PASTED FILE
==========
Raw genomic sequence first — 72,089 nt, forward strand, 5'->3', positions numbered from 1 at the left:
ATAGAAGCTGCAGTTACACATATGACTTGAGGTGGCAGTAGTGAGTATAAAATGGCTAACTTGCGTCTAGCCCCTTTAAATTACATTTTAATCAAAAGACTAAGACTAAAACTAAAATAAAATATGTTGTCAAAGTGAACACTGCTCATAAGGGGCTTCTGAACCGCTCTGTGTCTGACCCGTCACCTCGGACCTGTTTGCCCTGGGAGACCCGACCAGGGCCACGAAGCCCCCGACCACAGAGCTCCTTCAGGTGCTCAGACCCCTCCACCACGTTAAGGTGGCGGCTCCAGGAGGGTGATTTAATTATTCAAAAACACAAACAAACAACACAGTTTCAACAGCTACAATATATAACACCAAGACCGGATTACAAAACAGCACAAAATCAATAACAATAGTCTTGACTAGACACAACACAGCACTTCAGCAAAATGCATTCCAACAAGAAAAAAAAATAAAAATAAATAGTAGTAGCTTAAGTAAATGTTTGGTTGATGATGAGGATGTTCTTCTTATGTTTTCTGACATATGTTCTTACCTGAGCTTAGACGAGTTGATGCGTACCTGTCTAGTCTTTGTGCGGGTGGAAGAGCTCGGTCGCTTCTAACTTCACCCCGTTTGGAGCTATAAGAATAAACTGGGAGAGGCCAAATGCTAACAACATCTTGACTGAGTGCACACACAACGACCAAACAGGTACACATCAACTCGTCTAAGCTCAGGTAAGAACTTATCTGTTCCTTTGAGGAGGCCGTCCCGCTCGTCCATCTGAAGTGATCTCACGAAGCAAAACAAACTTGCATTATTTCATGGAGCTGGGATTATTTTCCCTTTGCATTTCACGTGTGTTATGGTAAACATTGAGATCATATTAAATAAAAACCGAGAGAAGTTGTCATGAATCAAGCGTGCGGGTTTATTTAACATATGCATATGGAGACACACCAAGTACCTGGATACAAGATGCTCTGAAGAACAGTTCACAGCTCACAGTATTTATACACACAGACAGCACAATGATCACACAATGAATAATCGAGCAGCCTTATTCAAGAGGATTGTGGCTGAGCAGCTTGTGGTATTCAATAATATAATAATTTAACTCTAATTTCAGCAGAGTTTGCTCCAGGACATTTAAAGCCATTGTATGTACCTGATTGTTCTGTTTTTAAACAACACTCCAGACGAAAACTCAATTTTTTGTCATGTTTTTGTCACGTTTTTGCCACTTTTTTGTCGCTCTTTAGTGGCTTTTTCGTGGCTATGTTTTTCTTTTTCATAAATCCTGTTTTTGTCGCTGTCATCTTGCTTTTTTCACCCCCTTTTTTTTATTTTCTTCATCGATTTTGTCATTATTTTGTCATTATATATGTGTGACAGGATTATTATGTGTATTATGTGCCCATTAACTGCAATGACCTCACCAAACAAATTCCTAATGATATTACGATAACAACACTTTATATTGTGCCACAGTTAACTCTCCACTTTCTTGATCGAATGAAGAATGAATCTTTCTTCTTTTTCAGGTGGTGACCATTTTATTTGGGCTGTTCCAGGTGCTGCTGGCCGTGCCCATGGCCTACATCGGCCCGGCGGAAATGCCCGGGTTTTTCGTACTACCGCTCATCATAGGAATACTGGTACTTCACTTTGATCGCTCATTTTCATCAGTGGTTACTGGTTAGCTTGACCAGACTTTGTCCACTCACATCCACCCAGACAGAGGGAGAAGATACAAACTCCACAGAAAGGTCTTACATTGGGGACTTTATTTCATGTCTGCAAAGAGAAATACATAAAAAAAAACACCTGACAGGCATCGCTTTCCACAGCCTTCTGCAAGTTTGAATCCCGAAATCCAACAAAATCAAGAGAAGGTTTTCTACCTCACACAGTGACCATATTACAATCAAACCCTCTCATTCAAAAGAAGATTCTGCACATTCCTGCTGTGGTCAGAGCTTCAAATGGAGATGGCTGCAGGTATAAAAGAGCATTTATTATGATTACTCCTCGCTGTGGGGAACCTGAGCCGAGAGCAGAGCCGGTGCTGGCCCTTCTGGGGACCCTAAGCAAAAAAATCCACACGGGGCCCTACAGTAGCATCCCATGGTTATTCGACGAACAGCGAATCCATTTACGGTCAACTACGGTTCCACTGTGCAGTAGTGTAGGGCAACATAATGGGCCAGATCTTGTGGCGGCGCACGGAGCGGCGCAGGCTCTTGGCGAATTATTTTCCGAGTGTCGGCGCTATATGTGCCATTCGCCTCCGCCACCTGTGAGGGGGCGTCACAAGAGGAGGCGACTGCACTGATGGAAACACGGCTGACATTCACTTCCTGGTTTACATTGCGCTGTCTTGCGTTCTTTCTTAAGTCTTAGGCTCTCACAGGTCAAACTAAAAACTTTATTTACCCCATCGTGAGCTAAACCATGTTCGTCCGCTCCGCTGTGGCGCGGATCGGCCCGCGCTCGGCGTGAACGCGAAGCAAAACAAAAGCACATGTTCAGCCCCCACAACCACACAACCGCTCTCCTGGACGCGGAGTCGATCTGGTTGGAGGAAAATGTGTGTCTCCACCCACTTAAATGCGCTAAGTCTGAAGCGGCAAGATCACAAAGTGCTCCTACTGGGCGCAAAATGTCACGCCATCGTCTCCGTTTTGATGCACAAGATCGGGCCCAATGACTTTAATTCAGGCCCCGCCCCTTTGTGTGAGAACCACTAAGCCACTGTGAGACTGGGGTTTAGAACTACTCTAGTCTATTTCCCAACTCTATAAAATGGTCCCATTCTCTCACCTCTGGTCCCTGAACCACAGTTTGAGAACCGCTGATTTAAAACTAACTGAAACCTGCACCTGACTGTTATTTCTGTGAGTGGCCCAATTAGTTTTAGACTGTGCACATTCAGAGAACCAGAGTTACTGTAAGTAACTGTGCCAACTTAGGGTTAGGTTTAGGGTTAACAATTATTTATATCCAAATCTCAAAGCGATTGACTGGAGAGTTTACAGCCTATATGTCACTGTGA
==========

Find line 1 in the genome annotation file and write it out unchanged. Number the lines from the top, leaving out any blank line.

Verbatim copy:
Raw genomic sequence first — 72,089 nt, forward strand, 5'->3', positions numbered from 1 at the left: